Cork County Council bid to free up "off the books" land to tackle housing crisis

Cork County Council bid to free up "off the books" land to tackle housing crisis
County Hall .Pic Denis Scannell

CORK County Council is preparing plans for an "off the books" company in order to help tackle the housing crisis.

The "arms-length" company, the first of its kind in Ireland, would be able to borrow money in order to build the infrastructure to unlock sites and incentivise housing by reducing the burden on developers.

It comes as plans have been revealed nationally that would see local authorities and other public bodies across the country offer sites to the private market as part of a drive to deliver 50,000 homes.

Cork County Council's Planning Department have told councillors that they aim to set up a seperate company, jointly owned with the National Treasury Management Agency, under the guidance of the Department of Housing, Planning, Community and Local Government.

The company would be able to access credit easier than the Council and would keep any loans off the state books.

It would be treated as a pilot project which could be rolled out across other local authorities if it is successful.

However, Sinn Féin councillor Des O'Grady, who has called for this approach to be taken in the past, said that Cork County Council should be the ones building the houses, instead of using millions in public money to create opportunities for private developers.

"This is an initiative we give a broad welcome to as a step in the right direction even though we believe it still does not go far enough. We support the idea that the Council would jointly set up an ‘off the books’ arms-length company to purchase land and provide infrastructure for housing but we would urge the council to add another branch to this company involving the construction of housing. "Having made several proposals along these lines in recent years we are now once again calling on the Council not to simply purchase land and provide infrastructure for private developers to make large profits," he said.

Mr O'Grady said that the Council had not received enough money from the Local Infrastructure Housing Activation Fund (LIHAF) and needed to finance infrastructure some way, but that the public would be better served if the Council was the one to build the housing afterwards.

"Recently, the Council were allowed a miserly €20m by the government through the Local Infrastructure Housing Activation Fund to provide infrastructure on 4 sites in the county that could produce 1740 houses by 2021. The shortfall for infrastructure on these sites alone is still €48m and the Council does not have funding for this amount.

"The LIHAF fund has been used by Minister Coveney to heighten his profile recently but there is a huge gap between rhetoric and actual delivery. There is also no guarantee that the homes that may be provided under LIHAF will be affordable. This means that developers will be provided with public money with no guarantee of any return for hard-pressed families seeking a home. We are therefore again calling on the Council to use this opportunity to engage in large-scale construction of much-needed housing," he said.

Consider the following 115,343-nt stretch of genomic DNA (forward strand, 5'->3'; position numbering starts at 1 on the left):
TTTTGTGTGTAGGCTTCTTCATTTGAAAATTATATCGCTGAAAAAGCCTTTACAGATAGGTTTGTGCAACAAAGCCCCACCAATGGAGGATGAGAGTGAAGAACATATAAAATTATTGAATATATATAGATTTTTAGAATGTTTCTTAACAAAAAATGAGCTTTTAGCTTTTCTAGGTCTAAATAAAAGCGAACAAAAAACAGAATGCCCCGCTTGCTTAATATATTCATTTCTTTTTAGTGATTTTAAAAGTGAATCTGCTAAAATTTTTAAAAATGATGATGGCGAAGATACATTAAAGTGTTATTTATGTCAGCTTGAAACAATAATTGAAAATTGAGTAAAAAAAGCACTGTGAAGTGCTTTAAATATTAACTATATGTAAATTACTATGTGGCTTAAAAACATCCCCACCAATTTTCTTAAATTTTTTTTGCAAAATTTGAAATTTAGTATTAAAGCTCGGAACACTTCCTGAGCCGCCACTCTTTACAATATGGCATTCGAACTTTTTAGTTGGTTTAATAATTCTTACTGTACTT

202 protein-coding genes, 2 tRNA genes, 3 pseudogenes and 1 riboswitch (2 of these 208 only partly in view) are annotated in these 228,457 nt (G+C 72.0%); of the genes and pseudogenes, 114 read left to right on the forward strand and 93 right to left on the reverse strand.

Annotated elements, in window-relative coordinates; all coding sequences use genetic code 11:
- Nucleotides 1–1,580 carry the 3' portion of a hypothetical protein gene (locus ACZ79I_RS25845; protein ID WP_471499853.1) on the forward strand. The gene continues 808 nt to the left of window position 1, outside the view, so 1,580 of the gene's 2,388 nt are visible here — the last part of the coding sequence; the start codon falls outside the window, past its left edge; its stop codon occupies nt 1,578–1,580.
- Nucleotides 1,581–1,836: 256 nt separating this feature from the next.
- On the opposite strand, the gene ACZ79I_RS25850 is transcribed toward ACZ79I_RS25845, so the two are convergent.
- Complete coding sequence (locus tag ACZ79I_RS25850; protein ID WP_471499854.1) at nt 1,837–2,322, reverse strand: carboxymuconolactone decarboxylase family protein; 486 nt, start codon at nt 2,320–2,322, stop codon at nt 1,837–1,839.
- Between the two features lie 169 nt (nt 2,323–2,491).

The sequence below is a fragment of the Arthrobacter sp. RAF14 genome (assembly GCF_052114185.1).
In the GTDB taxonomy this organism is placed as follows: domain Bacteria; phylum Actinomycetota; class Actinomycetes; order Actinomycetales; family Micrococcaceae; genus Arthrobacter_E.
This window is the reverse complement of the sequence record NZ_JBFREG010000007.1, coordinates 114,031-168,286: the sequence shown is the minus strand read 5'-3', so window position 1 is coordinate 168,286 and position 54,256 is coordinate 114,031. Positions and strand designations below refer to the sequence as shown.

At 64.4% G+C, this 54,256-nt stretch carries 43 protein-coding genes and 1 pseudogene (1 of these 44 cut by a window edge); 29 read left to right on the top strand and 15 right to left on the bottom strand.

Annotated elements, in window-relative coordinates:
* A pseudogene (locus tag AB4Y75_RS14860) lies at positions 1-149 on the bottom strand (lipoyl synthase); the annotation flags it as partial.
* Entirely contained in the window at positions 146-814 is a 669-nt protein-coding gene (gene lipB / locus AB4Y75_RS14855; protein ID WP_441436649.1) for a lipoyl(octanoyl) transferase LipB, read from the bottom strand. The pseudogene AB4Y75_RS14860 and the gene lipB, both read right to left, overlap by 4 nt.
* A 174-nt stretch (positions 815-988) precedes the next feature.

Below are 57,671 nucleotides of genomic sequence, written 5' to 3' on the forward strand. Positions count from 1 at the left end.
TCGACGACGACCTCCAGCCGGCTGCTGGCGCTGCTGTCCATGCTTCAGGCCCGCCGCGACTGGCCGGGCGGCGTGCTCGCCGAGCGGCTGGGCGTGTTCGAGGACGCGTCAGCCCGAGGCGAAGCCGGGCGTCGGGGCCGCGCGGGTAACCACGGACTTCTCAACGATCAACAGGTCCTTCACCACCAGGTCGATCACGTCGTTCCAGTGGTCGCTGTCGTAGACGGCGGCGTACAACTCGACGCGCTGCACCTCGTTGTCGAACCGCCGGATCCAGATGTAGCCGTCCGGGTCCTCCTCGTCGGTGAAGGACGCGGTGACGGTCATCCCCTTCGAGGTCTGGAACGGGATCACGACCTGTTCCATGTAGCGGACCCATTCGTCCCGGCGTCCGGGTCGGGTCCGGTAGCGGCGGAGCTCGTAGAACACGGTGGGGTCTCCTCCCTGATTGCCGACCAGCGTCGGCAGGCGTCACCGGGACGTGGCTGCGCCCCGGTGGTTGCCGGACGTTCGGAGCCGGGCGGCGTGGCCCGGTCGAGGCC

Cork County Councillor Des O'Grady, who has previously called for the establishment of an off-the-books company to tackle the housing crisis, has insisted that the local authority should be building the houses itself, instead of using millions in public money to create opportunities for private developers.

He said: "This is an initiative we give a broad welcome to as a step in the right direction even though we believe it still does not go far enough. We support the idea that the Council would jointly set up an ‘off the books’ arms-length company to purchase land and provide infrastructure for housing but we would urge the council to add another branch to this company involving the construction of housing.

"Having made several proposals along these lines in recent years we are now once again calling on the Council not to simply purchase land and provide infrastructure for private developers to make large profits," he said.

Mr O'Grady said that the Council had not received enough money from the Local Infrastructure Housing Activation Fund (LIHAF) and needed to finance infrastructure some way, but that the public would be better served if the Council was the one to build the housing afterwards.

"Recently, the Council were allowed a miserly €20m by the government through the Local Infrastructure Housing Activation Fund to provide infrastructure on 4 sites in the county that could produce 1740 houses by 2021. The shortfall for infrastructure on these sites alone is still €48m and the Council does not have funding for this amount.

"The LIHAF fund has been used by Minister Coveney to heighten his profile recently but there is a huge gap between rhetoric and actual delivery. There is also no guarantee that the homes that may be provided under LIHAF will be affordable. 

"This means that developers will be provided with public money with no guarantee of any return for hard-pressed families seeking a home. We are therefore again calling on the Council to use this opportunity to engage in large-scale construction of much-needed housing," he said.


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